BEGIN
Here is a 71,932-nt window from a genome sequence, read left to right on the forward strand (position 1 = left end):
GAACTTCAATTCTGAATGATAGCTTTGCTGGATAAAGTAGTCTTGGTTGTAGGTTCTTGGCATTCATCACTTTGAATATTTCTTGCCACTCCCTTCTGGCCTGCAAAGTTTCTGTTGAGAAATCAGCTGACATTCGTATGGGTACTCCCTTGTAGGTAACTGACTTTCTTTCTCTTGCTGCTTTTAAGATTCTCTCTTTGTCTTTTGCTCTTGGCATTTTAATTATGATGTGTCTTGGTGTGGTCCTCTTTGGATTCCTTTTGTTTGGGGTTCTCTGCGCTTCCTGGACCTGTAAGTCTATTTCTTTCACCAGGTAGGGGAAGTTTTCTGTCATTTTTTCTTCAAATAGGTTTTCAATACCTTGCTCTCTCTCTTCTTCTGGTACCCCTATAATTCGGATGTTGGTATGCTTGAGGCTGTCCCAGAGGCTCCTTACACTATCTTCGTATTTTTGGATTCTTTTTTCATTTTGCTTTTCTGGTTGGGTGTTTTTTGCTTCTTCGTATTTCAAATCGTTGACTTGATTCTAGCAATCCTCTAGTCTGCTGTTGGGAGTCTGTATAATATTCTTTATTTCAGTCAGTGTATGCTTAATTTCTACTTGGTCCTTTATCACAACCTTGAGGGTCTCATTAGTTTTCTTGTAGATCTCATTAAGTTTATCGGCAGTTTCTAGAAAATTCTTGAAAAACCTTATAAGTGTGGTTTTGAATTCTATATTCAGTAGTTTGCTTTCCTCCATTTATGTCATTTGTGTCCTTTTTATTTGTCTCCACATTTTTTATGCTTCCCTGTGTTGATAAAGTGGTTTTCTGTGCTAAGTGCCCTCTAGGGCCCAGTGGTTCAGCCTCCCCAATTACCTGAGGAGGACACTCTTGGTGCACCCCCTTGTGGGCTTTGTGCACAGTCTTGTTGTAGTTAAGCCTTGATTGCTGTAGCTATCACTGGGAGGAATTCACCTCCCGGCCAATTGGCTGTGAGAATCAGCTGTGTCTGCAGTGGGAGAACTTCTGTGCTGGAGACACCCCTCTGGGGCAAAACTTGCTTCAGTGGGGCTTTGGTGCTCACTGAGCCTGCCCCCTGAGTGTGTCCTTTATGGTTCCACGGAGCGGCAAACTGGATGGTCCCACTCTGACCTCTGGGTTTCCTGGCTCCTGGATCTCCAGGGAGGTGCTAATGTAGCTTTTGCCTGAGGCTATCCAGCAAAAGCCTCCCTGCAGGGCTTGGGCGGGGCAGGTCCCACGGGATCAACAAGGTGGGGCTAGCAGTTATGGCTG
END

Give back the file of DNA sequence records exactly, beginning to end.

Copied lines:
Here is a 71,932-nt window from a genome sequence, read left to right on the forward strand (position 1 = left end):
GAACTTCAATTCTGAATGATAGCTTTGCTGGATAAAGTAGTCTTGGTTGTAGGTTCTTGGCATTCATCACTTTGAATATTTCTTGCCACTCCCTTCTGGCCTGCAAAGTTTCTGTTGAGAAATCAGCTGACATTCGTATGGGTACTCCCTTGTAGGTAACTGACTTTCTTTCTCTTGCTGCTTTTAAGATTCTCTCTTTGTCTTTTGCTCTTGGCATTTTAATTATGATGTGTCTTGGTGTGGTCCTCTTTGGATTCCTTTTGTTTGGGGTTCTCTGCGCTTCCTGGACCTGTAAGTCTATTTCTTTCACCAGGTAGGGGAAGTTTTCTGTCATTTTTTCTTCAAATAGGTTTTCAATACCTTGCTCTCTCTCTTCTTCTGGTACCCCTATAATTCGGATGTTGGTATGCTTGAGGCTGTCCCAGAGGCTCCTTACACTATCTTCGTATTTTTGGATTCTTTTTTCATTTTGCTTTTCTGGTTGGGTGTTTTTTGCTTCTTCGTATTTCAAATCGTTGACTTGATTCTAGCAATCCTCTAGTCTGCTGTTGGGAGTCTGTATAATATTCTTTATTTCAGTCAGTGTATGCTTAATTTCTACTTGGTCCTTTATCACAACCTTGAGGGTCTCATTAGTTTTCTTGTAGATCTCATTAAGTTTATCGGCAGTTTCTAGAAAATTCTTGAAAAACCTTATAAGTGTGGTTTTGAATTCTATATTCAGTAGTTTGCTTTCCTCCATTTATGTCATTTGTGTCCTTTTTATTTGTCTCCACATTTTTTATGCTTCCCTGTGTTGATAAAGTGGTTTTCTGTGCTAAGTGCCCTCTAGGGCCCAGTGGTTCAGCCTCCCCAATTACCTGAGGAGGACACTCTTGGTGCACCCCCTTGTGGGCTTTGTGCACAGTCTTGTTGTAGTTAAGCCTTGATTGCTGTAGCTATCACTGGGAGGAATTCACCTCCCGGCCAATTGGCTGTGAGAATCAGCTGTGTCTGCAGTGGGAGAACTTCTGTGCTGGAGACACCCCTCTGGGGCAAAACTTGCTTCAGTGGGGCTTTGGTGCTCACTGAGCCTGCCCCCTGAGTGTGTCCTTTATGGTTCCACGGAGCGGCAAACTGGATGGTCCCACTCTGACCTCTGGGTTTCCTGGCTCCTGGATCTCCAGGGAGGTGCTAATGTAGCTTTTGCCTGAGGCTATCCAGCAAAAGCCTCCCTGCAGGGCTTGGGCGGGGCAGGTCCCACGGGATCAACAAGGTGGGGCTAGCAGTTATGGCTG